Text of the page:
Geography

Amazon rainforest

Amazon rainforest


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It is the equatorial forest that forms most of the Amazon. Located in the northern region of South America, it spans the territories of Brazil, Venezuela, Colombia, Peru, Bolivia, Ecuador, Suriname, Guyana and French Guiana.

However, most of the forest (around 60%) is present in Brazilian territory, in the states of Amazonas, Amapa, Rondônia, Acre, Pará and Roraima. Due to its biodiversity and importance, it was dubbed the "lung of the world".

The Amazon ecosystem is fragile and the forest lives on its own organic material. The environment is humid and the rains abundant. In the Amazon, more than one third of the planet's species live and reproduce. In addition to 2,500 tree species (one third of the world's tropical timber), the Amazon also houses a lot of water.

The Amazon River, the largest river basin in the world, cuts the region to flow into the Atlantic Ocean, releasing about 175 million liters of water every second. This number corresponds to 20% of the combined flow of all rivers of the earth. In these waters is the largest freshwater fish in the world: the pirarucu, which reaches up to 2.5 meters.

All the numbers involving indicators of this biome are huge. A good idea of ​​the exuberance of the forest is in the local fauna. Of the 100,000 plant species that occur throughout Latin America, 30,000 are in the Amazon. The diversity in plant species is repeated in the fauna of the region.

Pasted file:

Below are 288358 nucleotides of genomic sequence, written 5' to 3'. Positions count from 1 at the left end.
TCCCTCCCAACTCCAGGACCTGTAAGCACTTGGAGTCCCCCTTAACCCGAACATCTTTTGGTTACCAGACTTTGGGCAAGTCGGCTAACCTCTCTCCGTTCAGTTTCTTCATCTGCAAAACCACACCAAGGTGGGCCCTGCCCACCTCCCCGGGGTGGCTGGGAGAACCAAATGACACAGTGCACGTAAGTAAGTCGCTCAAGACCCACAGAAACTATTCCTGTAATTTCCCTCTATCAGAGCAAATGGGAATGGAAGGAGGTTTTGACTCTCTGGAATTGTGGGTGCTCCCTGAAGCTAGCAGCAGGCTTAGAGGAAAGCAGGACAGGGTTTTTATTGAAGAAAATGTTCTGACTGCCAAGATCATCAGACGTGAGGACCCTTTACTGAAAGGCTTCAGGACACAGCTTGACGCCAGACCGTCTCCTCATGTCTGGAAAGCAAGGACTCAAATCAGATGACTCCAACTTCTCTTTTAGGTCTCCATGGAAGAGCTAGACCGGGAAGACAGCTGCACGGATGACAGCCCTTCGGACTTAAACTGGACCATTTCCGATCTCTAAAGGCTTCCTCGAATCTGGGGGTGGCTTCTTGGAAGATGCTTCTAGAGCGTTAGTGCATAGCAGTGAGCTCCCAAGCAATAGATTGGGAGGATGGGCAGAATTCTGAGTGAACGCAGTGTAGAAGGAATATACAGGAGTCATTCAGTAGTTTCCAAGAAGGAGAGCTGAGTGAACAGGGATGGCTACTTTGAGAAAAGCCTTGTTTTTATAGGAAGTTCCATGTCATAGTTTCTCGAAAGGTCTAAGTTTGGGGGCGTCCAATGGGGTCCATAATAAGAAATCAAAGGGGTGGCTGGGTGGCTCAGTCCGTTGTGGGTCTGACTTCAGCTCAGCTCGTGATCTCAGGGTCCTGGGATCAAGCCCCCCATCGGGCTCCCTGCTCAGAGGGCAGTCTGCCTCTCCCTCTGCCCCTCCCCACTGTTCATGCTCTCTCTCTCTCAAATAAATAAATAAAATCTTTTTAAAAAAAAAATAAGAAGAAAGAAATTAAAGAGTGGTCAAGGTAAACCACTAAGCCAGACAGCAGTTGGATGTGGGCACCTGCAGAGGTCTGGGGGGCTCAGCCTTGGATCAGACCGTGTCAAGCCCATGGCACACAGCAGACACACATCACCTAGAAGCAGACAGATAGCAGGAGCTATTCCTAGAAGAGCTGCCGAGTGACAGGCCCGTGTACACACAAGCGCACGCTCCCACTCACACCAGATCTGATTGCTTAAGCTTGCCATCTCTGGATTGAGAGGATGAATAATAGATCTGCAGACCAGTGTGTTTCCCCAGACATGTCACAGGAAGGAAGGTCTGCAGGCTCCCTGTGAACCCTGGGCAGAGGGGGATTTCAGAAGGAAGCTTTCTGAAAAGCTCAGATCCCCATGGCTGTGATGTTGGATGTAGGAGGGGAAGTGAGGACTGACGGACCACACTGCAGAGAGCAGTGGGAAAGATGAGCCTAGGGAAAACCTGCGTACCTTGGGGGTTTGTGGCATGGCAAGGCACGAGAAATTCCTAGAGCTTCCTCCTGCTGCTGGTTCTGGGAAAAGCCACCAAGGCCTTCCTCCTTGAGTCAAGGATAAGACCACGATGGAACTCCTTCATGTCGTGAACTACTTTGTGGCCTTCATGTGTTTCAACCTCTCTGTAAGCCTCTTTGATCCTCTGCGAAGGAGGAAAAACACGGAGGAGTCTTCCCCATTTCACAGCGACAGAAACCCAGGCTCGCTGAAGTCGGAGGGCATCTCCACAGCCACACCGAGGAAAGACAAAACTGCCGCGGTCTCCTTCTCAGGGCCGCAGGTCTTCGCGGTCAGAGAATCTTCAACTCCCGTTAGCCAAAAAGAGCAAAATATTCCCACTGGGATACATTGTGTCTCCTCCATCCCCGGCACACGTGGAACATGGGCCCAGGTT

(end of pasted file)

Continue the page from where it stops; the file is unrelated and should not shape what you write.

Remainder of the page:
Insects, for example, are present in all strata of the forest. Creeping animals, amphibians, and those capable of climbing steep places, such as the squirrel, exploit the low and medium levels.

The highest sites are explored by hummingbirds, macaws, parrots and parakeets looking for fruits, shoots and nuts. Toucans, short-haul flyers, explore the tall trees. The intermediate level is inhabited by jacus, hawks, owls and hundreds of small birds. In the terrestrial extract are the jabutis, agoutis, pacas, tapirs etc.

Mammals take advantage of seasonal food productivity, such as fallen fruit from trees. These animals, in turn, serve as food for large cats and large snakes.

One of the main problems facing the Amazon rainforest is illegal and predatory deforestation. Madereiras settle in the region to cut and sell noble tree trunks. There are also farmers who cause forest fires to expand cultivation areas. These problems are of great concern to environmentalists, as they may soon cause an imbalance in the region's ecosystem, putting the forest at risk.

More than 12% of the original Amazon Rainforest area has already been destroyed due to inadequate government policies, inappropriate land use models and economic pressure, which has led to disorganized occupation and unsustainable use of natural resources. Many immigrants were encouraged to settle in the region, bringing with them unsuitable farming methods for the Amazon.



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